Be Aware - New Rules Apply to all Transfers of Commercial Property

If you are in business, you can claim tax allowances (capital allowances), on certain purchases or investments that you make on business assets.  Whilst you cannot directly deduct your expenditure on those assets when calculating your profits or losses, you can deduct a capital allowance. This applies whether you're self-employed and pay Income Tax or are a company or organisation that is liable for Corporation Tax.

Many common business assets such as office equipment, furniture and machines or tools, may be considered to be plant and machinery for capital allowance purposes, and expenditure on them would qualify for Plant and Machinery Allowances (PMA).

New rules came into effect on 1 May 2014 which mean that capital allowances, which allow for tax relief for fixtures in property, must be identified and documented at the point at which commercial properties are bought or sold, or they will be irrevocably lost.

Reports suggest that there has been a lack of awareness about the changes.  Any party who oversees a relevant transaction must inform their client of the changes in relation to capital allowances.

Prior to April 2012 there was no requirement for sellers1  and purchasers2  to agree a single disposal / acquisition value for 'property embedded fixtures and features' (PEFFs) within the overall sales price when a property changed hands. Neither was there any time limit on when, if ever, PEFFs were to be added to the capital allowance pool.  All that changed on 1 April 2012 (and again on 1 April 2014).

Since 1 April 2012 we have been in a two year transitional period (for corporation tax - from 1 April 2012 up to and including 31 March 2014; for income tax - from 6 April 2012 up to and including 5 April 2014).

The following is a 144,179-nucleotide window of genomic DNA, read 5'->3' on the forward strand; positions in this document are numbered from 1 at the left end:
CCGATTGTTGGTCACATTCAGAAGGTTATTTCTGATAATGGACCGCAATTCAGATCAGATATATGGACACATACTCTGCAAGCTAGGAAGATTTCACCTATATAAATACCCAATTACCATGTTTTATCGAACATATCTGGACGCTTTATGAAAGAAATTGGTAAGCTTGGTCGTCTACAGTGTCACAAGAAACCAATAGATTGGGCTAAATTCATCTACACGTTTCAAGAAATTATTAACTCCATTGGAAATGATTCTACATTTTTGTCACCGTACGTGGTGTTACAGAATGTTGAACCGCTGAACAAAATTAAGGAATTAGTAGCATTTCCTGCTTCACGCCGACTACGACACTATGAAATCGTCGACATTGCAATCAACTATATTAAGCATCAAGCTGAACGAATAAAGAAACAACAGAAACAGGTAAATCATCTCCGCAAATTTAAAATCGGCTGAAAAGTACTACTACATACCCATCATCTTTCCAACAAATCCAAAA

During this transitional period, where the seller claimed capital allowances on fixtures, there is a new requirement to fix the value on sale.  The Fixed Value Requirement ensures that the seller’s disposal value and purchaser’s acquisition value are one and the same through a s.198 election. This election must be entered into within two years of the buyer's acquisition of the interest in the property.

The rules changed again on 1 April 2014 to include a new 'Pooling Requirement'.  If a purchaser wishes to claim capital allowance on fixtures in a property, the past owner must have allocated its expenditure on the fixtures to a capital allowance pool prior to its sale or must have claimed a first year allowance in respect of the expenditure.. If the disposal value is higher than the seller's written down value, within the relevant pool, the seller will be subject to tax on the balancing charge.

The practical effect of these changes are to make both the pooling of capital expenditure and s.198 elections mandatory if purchasers wish to claim capital allowances.  This may cause problems for purchasers of properties after April 2013 if the seller was entitled to claim capital allowance but chose not to and did not therefore pool its' capital expenditure.  In such a situation, it will be necessary for the purchaser to negotiate with the seller to require it to pool its expenditure prior to the sale and suffer any potential tax cost arising from an associated balancing charge.

If the 2012 Fixed Value Requirement or the 2014 Pooling Requirements are not met, then the ability to claim capital allowances on these fixtures will be lost to the purchaser and any future owners.  For the business owner, this means an irrevocable loss of an important tax allowance and, for some types of commercial property, a potential reduction in future sales value. In this regard, purchasers would be advised to ensure that the sale and purchase agreement contains either a warranty that the seller has pooled its capital expenditure on fixtures in the property or an undertaking that it will do so prior to completion of the transfer of the property.

The new legislation will operate so that if a person purchases a property from a seller who cannot claim capital allowances (e.g. charity or company trading in property) the Pooling Requirement and the Fixed Value Requirement must still be met if the previous owner was entitled to claim capital allowances.  This is likely to result in additional due diligence being required where properties are purchased from persons unable to claim capital allowance in order to ensure that the requirements are met and valuable capital allowances remain available.

For further information contact Jemma Crane on 01392 687542 or email jemma.crane@michelmores.com.


1. ‘seller’ being the person who has transferred an interest in fixtures, whether by sale of an interest in those fixtures or otherwise

2. 'purchaser' being the person who has acquired an interest in fixtures, whether by purchase of an interest in those fixtures or otherwise